Anyone remember the good ol days for record shopping. meeting up with friends as you burnt up your wages in London’s West End?
It had a vast selection of shops scattered about Soho and Covent Garden. Whilst I don’t remember all the names I’m going to try to recall as many as possible.
It all began going back in mid eightees, the two main shops for me were Hitman Records and Groove Records (being two of the most famous hip hop ports of call). Groove wasn’t the biggest place in the world but as they say great things…and all that. They had this old granny there who really knew her stuff. Above it was a brothel, so if you hung about outside you couldn’t help but spy the clientel leaving after dropping some hard earned along with their trousers. Another that springs to mind was Major Flavas.
Hitman Records was located in the heart of soho again a very compact shop. Nearby, you also had Bluebird Records near the market and Reckless Records in close proximity. There was always HMV & Virgin there as a backup and last port of call.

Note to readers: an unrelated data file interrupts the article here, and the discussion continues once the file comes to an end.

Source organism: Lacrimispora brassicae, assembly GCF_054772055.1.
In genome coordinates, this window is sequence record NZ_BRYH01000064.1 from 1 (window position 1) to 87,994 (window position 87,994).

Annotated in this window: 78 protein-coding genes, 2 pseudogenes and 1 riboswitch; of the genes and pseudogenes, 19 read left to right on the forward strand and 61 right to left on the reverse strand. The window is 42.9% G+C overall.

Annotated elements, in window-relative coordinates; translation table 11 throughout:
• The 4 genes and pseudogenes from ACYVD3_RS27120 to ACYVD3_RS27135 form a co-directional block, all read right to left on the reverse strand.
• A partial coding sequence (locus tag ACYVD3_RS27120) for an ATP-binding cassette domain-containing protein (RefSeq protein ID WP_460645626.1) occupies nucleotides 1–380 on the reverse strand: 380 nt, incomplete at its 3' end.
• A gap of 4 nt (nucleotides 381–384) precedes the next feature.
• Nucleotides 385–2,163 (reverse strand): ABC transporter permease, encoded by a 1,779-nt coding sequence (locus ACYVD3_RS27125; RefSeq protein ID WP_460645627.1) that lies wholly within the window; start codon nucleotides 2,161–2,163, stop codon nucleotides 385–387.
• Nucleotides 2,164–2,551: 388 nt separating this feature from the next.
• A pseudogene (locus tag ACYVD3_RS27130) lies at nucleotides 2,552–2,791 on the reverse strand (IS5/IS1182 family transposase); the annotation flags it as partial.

Later we saw the appearance of Red Records, which eventually became Unity, which was just off Carnaby Street. For many, this was the main spot through the 90s. Blackmarket Records, Soul Jazz, Wild Pitch, Uptown Records, Deal Real, Mr Bongos, Phonica all featured heavily around those times and some are still braving the elements to this day whether in physical form or the virtual online presence. Camden also had its fair share of spots most memorable was the Soul2Soul spot.
A word from the site editor
Above are the memories of Pelt (the Hip Hop legend and Hip Hop manager of the waxwrx Hip Hop section on this site).
My memories are hazy as I struggle to remember what I had for breakfast. I used to dig with Pelt regularly in the early 90s in particular and hit all these spots. Diggin with the great man was always a good day as whenever we rolled up to a spot, we would be greeted like royalty and the owners would invariably pull out stacks of records they were saving for Pelt. The shudder to think of the amount of money dropped on vinyl, Snapple and Dunkin Donuts back then. We would also meet up with bootleg dudes in the street with their record bags to grab those rare limited edition cuts few others got their hands on. Great times, great memories. This is what makes diggin for records and buying vinyl so special, the people, the experiences and the life-long albeit hazy memories.
As always please share your memories below.
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